Wednesday, June 29, 2016

Joanna Chambers - Unnatural

Captain Iain Sinclair. Perfect son, perfect soldier, hero of Waterloo. A man living a lie. The only person who really knows him is his childhood friend, scientist James Hart. But they ve been estranged since Iain brutally destroyed their friendship following a passionate encounter.
Iain is poised to leave the King s service to become an undercover agent in India. Before he leaves his old life behind, he s determined to reconcile with James. An invitation to a country house party from James s sister provides the perfect opportunity to pin the man down.
James has loved Iain all his life, but his years of accepting crumbs from Iain s table are over. Forgiving Iain is one thing restoring their friendship is quite another.
In the face of James s determined resistance, Iain is forced to confront his reasons for mending the wounds between them. And accept the possibility that James holds the key to his heart s desire if only he has the courage to reach for it.

Comment: This book is a sequel to the wonderfully written Enlightenment series by Joanna Chambers, which I absolutely loved! This book features Iain, a secondary character friend of Murdo and how he finally decides to admit his tastes and feelings for James, a friend from his youth but who grew to be someone he was always been in love with.

Iain is a captain who decides to finish his commission with the Navy and is thinking about going to India. His father knew about his preferences and didn't approve and he doesn't want to cause problems to his family so he decides to go away, but before that he wants to say goodbye and accepts one invitation to return home hoping to see James, his childhood friend and someone with whom he had bad words the last time they saw each other. Iain wants closure but will James forgive him and accept their friendship again?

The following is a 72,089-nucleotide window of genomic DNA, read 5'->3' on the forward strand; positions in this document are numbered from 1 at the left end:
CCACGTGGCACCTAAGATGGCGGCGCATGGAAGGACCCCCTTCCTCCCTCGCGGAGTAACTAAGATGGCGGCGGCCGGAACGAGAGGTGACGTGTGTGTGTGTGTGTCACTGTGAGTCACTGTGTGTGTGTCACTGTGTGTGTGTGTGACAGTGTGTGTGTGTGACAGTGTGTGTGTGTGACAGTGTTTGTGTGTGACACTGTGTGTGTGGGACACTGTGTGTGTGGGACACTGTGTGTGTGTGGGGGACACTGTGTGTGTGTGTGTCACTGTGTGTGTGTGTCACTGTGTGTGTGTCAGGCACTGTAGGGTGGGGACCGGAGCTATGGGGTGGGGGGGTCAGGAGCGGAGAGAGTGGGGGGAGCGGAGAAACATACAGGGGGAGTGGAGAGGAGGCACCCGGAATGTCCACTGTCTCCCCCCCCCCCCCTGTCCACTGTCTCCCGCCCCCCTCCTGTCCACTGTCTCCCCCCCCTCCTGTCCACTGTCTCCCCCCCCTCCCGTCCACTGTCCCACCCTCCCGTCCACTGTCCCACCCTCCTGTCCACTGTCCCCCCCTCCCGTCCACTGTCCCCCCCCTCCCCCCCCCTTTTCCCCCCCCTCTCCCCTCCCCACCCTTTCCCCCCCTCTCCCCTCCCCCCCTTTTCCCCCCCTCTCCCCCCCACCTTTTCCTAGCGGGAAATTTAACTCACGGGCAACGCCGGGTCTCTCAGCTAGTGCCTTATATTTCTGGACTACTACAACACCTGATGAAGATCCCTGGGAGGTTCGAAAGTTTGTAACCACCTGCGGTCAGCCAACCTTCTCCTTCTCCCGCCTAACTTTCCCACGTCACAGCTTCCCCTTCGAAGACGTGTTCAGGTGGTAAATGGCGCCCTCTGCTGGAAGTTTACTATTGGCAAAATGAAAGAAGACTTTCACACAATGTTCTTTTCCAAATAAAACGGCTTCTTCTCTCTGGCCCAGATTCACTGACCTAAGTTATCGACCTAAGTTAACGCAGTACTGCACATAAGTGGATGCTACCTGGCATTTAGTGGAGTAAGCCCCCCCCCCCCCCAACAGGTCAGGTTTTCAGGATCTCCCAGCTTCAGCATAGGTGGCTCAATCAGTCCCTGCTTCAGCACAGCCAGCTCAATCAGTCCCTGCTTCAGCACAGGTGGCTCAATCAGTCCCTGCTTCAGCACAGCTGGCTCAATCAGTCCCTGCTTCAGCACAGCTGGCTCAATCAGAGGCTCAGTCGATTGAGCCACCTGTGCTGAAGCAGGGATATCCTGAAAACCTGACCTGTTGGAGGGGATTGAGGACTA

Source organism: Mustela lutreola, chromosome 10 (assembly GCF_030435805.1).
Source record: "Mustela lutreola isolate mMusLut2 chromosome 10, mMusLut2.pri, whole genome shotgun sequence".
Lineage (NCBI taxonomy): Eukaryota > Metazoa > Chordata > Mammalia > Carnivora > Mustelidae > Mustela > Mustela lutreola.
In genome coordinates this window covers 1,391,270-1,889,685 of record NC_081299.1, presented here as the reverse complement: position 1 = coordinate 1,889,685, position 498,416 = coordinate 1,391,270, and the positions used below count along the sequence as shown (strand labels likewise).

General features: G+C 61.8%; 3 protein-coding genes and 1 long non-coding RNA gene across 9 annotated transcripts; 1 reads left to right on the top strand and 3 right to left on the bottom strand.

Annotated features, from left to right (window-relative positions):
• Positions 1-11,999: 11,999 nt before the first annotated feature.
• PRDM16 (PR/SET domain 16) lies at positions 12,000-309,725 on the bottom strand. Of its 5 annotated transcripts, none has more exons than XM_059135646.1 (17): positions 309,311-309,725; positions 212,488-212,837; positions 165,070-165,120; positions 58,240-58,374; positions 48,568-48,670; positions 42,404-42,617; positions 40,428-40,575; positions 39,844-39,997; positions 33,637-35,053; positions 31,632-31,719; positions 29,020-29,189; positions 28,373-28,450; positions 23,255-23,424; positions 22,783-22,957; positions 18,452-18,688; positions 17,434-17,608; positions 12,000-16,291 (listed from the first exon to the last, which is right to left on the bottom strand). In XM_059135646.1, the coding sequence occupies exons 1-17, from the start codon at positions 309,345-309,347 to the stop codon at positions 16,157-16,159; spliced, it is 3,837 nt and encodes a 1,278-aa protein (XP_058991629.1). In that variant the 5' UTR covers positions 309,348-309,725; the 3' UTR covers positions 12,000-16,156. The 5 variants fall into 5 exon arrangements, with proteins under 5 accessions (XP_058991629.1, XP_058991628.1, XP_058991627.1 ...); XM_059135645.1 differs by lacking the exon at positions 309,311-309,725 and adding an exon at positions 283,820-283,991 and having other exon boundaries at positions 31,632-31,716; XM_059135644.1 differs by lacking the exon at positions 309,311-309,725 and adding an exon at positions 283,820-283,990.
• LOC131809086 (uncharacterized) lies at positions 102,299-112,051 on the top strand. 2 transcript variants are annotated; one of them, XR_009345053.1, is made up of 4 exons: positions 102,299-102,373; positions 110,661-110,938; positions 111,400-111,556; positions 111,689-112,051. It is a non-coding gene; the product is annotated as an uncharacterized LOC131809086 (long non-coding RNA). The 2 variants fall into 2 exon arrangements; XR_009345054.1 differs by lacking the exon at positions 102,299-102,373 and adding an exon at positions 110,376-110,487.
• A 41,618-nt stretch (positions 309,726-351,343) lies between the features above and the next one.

I liked the idea of this book, I'm not such a big fan of the friends to lovers trope but considering Iain and James weren't friendly anymore, I had hopes and wanted to see them establish a romantic relationship now. Sadly, not only did we have all the scenes of their friendship in front of us and how things were before and after they got more intimate but because they were happy once and now had to become again, I was stuck with a lovers reunited plot along the way, which is probably the trope I dislike the most.

I knew they were at odds and it would be possible we could have glimpses or conversations about their estrangement but things went one step further: this book is a continuous going back and forth in time to when they were innocent children until today where they admit they love each other.
I'm afraid I found this boring and uninteresting!
Yes, it's important to have an idea of why things changed but couldn't we just know that? Did we had to go through all the scenes and details?
One part showing the past, one the now, then again the past, then the now, we are constantly jumping from year to year and we never get a full notion on either. I kind of understand the tactic but to me this isn't the best way to narrate a story because we never focus on what really matters and the thing I would say should be center stage, meaning their relationship right now, feels less important and almost like secondary notion.

Iain is an interesting character as is James but seeing them change through the years isn't as appealing as that. Why are they feeling like that now? Why should their choices matter? I think the idea gets lost and their reunion lacks impact.
I understand Iain's motivations to want to hide his true wishes and why he feels he has to protect James. I also get why James is more reckless and not afraid to say his mind at a time where his dreams were in reach but then Iain breaks his heart. I get the idea but all the things we have from their life before they went different ways only seems to be there to highlight one thing and not because it truly matters for the story. And in all the past scenes we got why each one was as special as they claimed, except for proximity and attraction.

The end was rushed, Iain conveniently realized something in the end of the book when it would have been obvious all the time (no, not his love for James) but then the story had already lost its impact to me.
I liked all the previous books by the author I've read, I liked seeing the characters from the trilogy that started this spin off, but overall, the narrative structure disappointed me and the way things are told didn't win me over. 
Grade: 5/10

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